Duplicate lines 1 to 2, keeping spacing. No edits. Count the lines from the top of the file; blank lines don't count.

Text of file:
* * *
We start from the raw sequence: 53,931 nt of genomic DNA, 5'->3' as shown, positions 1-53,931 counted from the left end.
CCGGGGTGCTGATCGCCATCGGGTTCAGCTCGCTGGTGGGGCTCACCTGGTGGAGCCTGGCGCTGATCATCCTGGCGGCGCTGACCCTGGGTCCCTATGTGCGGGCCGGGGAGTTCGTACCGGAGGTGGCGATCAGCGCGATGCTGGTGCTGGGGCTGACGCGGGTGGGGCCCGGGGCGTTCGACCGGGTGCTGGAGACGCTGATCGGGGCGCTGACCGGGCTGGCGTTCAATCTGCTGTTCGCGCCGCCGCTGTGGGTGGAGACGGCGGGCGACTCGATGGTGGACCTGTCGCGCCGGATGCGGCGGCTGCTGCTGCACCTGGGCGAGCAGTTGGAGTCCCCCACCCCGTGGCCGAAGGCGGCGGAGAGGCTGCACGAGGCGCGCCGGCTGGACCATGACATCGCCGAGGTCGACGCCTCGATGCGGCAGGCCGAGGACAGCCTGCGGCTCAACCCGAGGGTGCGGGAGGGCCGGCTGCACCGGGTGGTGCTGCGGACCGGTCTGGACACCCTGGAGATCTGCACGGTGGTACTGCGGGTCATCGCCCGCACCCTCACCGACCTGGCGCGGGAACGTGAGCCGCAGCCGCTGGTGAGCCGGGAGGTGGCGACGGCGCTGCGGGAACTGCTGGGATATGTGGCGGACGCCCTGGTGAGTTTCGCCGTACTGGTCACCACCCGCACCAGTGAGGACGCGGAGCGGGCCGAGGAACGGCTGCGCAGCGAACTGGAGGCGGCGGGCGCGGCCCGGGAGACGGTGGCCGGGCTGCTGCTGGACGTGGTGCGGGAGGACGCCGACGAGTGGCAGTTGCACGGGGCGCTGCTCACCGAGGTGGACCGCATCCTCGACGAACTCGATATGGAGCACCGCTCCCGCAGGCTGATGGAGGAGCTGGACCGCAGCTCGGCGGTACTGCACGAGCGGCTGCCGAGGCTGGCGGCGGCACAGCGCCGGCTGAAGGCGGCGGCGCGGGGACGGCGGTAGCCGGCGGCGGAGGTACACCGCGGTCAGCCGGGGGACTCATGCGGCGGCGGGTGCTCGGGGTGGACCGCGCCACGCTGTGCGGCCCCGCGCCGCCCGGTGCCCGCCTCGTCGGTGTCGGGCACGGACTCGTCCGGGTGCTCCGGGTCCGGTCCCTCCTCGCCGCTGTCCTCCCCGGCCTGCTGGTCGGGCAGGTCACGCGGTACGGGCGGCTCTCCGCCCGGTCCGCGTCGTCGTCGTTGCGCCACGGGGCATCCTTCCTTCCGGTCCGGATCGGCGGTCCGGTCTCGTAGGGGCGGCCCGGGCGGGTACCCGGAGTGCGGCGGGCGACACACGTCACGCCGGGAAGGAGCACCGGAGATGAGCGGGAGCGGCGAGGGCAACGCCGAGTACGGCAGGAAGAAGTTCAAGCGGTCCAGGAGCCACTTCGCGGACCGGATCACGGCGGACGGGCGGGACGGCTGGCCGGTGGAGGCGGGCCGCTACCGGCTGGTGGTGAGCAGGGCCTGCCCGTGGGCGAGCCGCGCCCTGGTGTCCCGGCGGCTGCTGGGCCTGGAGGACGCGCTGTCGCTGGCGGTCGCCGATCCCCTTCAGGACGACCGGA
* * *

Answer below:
We start from the raw sequence: 53,931 nt of genomic DNA, 5'->3' as shown, positions 1-53,931 counted from the left end.
CCGGGGTGCTGATCGCCATCGGGTTCAGCTCGCTGGTGGGGCTCACCTGGTGGAGCCTGGCGCTGATCATCCTGGCGGCGCTGACCCTGGGTCCCTATGTGCGGGCCGGGGAGTTCGTACCGGAGGTGGCGATCAGCGCGATGCTGGTGCTGGGGCTGACGCGGGTGGGGCCCGGGGCGTTCGACCGGGTGCTGGAGACGCTGATCGGGGCGCTGACCGGGCTGGCGTTCAATCTGCTGTTCGCGCCGCCGCTGTGGGTGGAGACGGCGGGCGACTCGATGGTGGACCTGTCGCGCCGGATGCGGCGGCTGCTGCTGCACCTGGGCGAGCAGTTGGAGTCCCCCACCCCGTGGCCGAAGGCGGCGGAGAGGCTGCACGAGGCGCGCCGGCTGGACCATGACATCGCCGAGGTCGACGCCTCGATGCGGCAGGCCGAGGACAGCCTGCGGCTCAACCCGAGGGTGCGGGAGGGCCGGCTGCACCGGGTGGTGCTGCGGACCGGTCTGGACACCCTGGAGATCTGCACGGTGGTACTGCGGGTCATCGCCCGCACCCTCACCGACCTGGCGCGGGAACGTGAGCCGCAGCCGCTGGTGAGCCGGGAGGTGGCGACGGCGCTGCGGGAACTGCTGGGATATGTGGCGGACGCCCTGGTGAGTTTCGCCGTACTGGTCACCACCCGCACCAGTGAGGACGCGGAGCGGGCCGAGGAACGGCTGCGCAGCGAACTGGAGGCGGCGGGCGCGGCCCGGGAGACGGTGGCCGGGCTGCTGCTGGACGTGGTGCGGGAGGACGCCGACGAGTGGCAGTTGCACGGGGCGCTGCTCACCGAGGTGGACCGCATCCTCGACGAACTCGATATGGAGCACCGCTCCCGCAGGCTGATGGAGGAGCTGGACCGCAGCTCGGCGGTACTGCACGAGCGGCTGCCGAGGCTGGCGGCGGCACAGCGCCGGCTGAAGGCGGCGGCGCGGGGACGGCGGTAGCCGGCGGCGGAGGTACACCGCGGTCAGCCGGGGGACTCATGCGGCGGCGGGTGCTCGGGGTGGACCGCGCCACGCTGTGCGGCCCCGCGCCGCCCGGTGCCCGCCTCGTCGGTGTCGGGCACGGACTCGTCCGGGTGCTCCGGGTCCGGTCCCTCCTCGCCGCTGTCCTCCCCGGCCTGCTGGTCGGGCAGGTCACGCGGTACGGGCGGCTCTCCGCCCGGTCCGCGTCGTCGTCGTTGCGCCACGGGGCATCCTTCCTTCCGGTCCGGATCGGCGGTCCGGTCTCGTAGGGGCGGCCCGGGCGGGTACCCGGAGTGCGGCGGGCGACACACGTCACGCCGGGAAGGAGCACCGGAGATGAGCGGGAGCGGCGAGGGCAACGCCGAGTACGGCAGGAAGAAGTTCAAGCGGTCCAGGAGCCACTTCGCGGACCGGATCACGGCGGACGGGCGGGACGGCTGGCCGGTGGAGGCGGGCCGCTACCGGCTGGTGGTGAGCAGGGCCTGCCCGTGGGCGAGCCGCGCCCTGGTGTCCCGGCGGCTGCTGGGCCTGGAGGACGCGCTGTCGCTGGCGGTCGCCGATCCCCTTCAGGACGACCGGA